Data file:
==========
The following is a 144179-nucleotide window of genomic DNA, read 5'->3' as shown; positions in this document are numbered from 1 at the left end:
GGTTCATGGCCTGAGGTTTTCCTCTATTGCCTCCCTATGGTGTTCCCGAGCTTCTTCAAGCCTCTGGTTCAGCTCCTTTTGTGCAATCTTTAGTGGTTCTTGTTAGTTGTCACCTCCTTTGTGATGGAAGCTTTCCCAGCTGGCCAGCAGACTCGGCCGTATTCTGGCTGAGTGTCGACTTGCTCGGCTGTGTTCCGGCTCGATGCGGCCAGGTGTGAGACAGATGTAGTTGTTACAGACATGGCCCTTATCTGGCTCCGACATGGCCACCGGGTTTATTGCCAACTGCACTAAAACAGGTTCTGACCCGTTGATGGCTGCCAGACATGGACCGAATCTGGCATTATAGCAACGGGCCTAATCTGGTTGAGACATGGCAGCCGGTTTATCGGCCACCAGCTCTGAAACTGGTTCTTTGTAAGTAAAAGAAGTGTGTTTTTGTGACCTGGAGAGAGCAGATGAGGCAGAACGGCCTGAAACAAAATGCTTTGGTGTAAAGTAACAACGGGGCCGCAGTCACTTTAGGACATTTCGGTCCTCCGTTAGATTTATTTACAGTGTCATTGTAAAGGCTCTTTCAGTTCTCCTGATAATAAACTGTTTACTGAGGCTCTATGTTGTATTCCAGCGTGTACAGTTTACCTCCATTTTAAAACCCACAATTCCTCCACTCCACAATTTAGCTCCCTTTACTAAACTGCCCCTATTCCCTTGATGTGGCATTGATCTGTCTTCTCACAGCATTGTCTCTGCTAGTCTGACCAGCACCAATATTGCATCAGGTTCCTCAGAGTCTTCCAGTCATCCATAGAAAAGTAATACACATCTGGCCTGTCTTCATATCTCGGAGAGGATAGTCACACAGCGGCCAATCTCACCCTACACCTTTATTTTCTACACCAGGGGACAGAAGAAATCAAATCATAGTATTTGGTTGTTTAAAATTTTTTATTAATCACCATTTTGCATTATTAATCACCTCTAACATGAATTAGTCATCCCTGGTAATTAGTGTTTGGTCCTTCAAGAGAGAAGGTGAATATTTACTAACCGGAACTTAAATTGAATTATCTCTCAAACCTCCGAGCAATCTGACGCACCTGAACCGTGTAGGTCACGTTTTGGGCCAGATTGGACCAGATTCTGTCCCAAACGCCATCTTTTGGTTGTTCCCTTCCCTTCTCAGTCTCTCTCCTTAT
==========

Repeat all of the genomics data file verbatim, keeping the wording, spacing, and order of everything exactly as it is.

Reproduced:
The following is a 144179-nucleotide window of genomic DNA, read 5'->3' as shown; positions in this document are numbered from 1 at the left end:
GGTTCATGGCCTGAGGTTTTCCTCTATTGCCTCCCTATGGTGTTCCCGAGCTTCTTCAAGCCTCTGGTTCAGCTCCTTTTGTGCAATCTTTAGTGGTTCTTGTTAGTTGTCACCTCCTTTGTGATGGAAGCTTTCCCAGCTGGCCAGCAGACTCGGCCGTATTCTGGCTGAGTGTCGACTTGCTCGGCTGTGTTCCGGCTCGATGCGGCCAGGTGTGAGACAGATGTAGTTGTTACAGACATGGCCCTTATCTGGCTCCGACATGGCCACCGGGTTTATTGCCAACTGCACTAAAACAGGTTCTGACCCGTTGATGGCTGCCAGACATGGACCGAATCTGGCATTATAGCAACGGGCCTAATCTGGTTGAGACATGGCAGCCGGTTTATCGGCCACCAGCTCTGAAACTGGTTCTTTGTAAGTAAAAGAAGTGTGTTTTTGTGACCTGGAGAGAGCAGATGAGGCAGAACGGCCTGAAACAAAATGCTTTGGTGTAAAGTAACAACGGGGCCGCAGTCACTTTAGGACATTTCGGTCCTCCGTTAGATTTATTTACAGTGTCATTGTAAAGGCTCTTTCAGTTCTCCTGATAATAAACTGTTTACTGAGGCTCTATGTTGTATTCCAGCGTGTACAGTTTACCTCCATTTTAAAACCCACAATTCCTCCACTCCACAATTTAGCTCCCTTTACTAAACTGCCCCTATTCCCTTGATGTGGCATTGATCTGTCTTCTCACAGCATTGTCTCTGCTAGTCTGACCAGCACCAATATTGCATCAGGTTCCTCAGAGTCTTCCAGTCATCCATAGAAAAGTAATACACATCTGGCCTGTCTTCATATCTCGGAGAGGATAGTCACACAGCGGCCAATCTCACCCTACACCTTTATTTTCTACACCAGGGGACAGAAGAAATCAAATCATAGTATTTGGTTGTTTAAAATTTTTTATTAATCACCATTTTGCATTATTAATCACCTCTAACATGAATTAGTCATCCCTGGTAATTAGTGTTTGGTCCTTCAAGAGAGAAGGTGAATATTTACTAACCGGAACTTAAATTGAATTATCTCTCAAACCTCCGAGCAATCTGACGCACCTGAACCGTGTAGGTCACGTTTTGGGCCAGATTGGACCAGATTCTGTCCCAAACGCCATCTTTTGGTTGTTCCCTTCCCTTCTCAGTCTCTCTCCTTAT